I am glad that I bought the brotform, at least enough so that I soon bought another one. My linen lined banneton doesn't get used very often. The instructions are for using rice and wheat flour on your towel or basket, one time I didn't have any mixed up so I used all rice flour and it worked so well I've continued to do that. If you aren't using rice flour at all, that could be the issue.

Good luck, hope this helps,

Barbra

dabrownman's picture
dabrownman

Use rice flour...nothing sticks to it,  You don't have to use a lot either.  Barbra's tip of cold hleps too but rice flour is the ticket to never having anything stick to your forms or cloth again,

tundrah's picture
tundrah

The recipe version I have (from Martha Stewart) I believe does not mention rice flour, tho I could have missed it. I have been using straight up AP so maybe that is the biggest problem. I will try the rice flour along with the final proof in the fridge. I also have been having some issues with getting a good score, and I think the fridge should help that as well. I will let you know how it goes, thanks again!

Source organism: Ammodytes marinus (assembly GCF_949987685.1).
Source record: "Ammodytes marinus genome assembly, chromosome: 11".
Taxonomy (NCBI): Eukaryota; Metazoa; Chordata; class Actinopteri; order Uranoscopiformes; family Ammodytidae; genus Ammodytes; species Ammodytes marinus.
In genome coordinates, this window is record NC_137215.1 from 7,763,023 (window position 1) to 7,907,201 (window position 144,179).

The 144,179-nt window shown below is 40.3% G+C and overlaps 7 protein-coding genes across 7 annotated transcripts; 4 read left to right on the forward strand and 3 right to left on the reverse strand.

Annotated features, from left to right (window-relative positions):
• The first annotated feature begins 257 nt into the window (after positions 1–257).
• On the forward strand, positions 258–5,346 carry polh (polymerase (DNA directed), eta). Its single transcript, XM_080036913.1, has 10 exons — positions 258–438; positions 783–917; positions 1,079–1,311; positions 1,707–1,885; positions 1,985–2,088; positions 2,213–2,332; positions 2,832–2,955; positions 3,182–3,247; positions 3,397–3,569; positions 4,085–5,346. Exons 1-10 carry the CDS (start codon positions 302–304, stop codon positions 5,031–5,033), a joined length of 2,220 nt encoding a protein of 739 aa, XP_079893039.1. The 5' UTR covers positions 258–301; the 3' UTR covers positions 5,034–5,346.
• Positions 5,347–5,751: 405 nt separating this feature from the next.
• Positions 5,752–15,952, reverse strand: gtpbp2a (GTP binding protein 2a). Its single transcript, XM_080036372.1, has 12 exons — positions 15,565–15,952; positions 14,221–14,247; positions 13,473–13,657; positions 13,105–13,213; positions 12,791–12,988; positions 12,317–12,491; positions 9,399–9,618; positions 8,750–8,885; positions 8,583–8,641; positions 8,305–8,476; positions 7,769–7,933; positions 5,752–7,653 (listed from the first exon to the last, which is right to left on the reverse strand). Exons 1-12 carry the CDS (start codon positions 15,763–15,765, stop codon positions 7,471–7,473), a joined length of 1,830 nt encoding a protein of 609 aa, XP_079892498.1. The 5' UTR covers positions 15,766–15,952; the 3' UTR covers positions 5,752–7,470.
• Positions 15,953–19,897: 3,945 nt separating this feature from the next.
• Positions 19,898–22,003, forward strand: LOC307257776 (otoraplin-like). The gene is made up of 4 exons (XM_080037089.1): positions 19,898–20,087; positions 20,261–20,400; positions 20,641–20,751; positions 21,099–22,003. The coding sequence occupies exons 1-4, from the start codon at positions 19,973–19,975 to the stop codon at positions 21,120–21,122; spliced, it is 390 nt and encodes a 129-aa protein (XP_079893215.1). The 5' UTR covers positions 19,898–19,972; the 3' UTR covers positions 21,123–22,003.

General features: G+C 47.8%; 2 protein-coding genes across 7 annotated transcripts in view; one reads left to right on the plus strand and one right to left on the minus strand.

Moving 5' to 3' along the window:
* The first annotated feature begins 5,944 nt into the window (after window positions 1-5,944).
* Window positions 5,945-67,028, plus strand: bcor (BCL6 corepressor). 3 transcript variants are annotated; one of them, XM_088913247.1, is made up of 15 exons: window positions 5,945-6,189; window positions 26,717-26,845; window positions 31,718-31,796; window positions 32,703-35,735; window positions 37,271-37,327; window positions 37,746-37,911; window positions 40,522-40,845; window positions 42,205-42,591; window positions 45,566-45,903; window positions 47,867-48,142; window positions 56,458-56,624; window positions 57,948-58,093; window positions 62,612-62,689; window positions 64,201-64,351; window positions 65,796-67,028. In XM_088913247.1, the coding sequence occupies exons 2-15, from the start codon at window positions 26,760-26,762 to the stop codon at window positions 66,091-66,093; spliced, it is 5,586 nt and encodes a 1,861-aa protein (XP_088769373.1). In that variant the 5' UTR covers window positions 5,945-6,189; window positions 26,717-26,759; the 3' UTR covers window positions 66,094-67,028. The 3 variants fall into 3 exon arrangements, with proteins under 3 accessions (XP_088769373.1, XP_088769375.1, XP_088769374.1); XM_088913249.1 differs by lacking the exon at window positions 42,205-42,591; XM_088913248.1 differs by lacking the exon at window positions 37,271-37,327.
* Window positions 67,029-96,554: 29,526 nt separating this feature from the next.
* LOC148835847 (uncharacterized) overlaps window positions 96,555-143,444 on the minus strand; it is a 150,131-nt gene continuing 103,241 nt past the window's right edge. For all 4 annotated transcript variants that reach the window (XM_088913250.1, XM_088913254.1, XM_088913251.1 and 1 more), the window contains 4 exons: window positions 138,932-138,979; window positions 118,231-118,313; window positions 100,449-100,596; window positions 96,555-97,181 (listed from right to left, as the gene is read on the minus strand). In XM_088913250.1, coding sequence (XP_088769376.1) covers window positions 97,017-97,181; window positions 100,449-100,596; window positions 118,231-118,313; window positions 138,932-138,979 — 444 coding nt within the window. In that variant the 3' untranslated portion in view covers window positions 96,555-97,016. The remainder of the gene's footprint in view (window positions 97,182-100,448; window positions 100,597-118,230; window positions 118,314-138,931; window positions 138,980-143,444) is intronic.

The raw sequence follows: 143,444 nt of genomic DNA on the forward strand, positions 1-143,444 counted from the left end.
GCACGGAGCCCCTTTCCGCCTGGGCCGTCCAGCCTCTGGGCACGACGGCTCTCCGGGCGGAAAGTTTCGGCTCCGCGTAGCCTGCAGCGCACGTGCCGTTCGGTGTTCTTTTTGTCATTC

tundrah's picture
tundrah

If that's as easy a fix as it sounds, that's a homerun! ;)

Nickisafoodie's picture
Nickisafoodie

In addition to the comments above (rice flour alone or 50/50 mix) I have had great success using formal woven dinner napkins that are made of 100% synthetic micro fiber rather than cotton or linen. They can be purchased at Walmart for a few dollars each, approx. 15" square.

The weave is very fine and it tends to wick away moisture leaving the dough surface a touch drier - which combined with the dusting works well in releasing the dough.  While you still need to dust, all things being equal I find it is definitely superior to linen (which is flax) or cotton.  I also use a hard plastic colander rather than a basket; the two work well together as I usually do an overnight fermentation in the refrigerator with each basket inside a large plastic bag. 

bredtobake's picture
bredtobake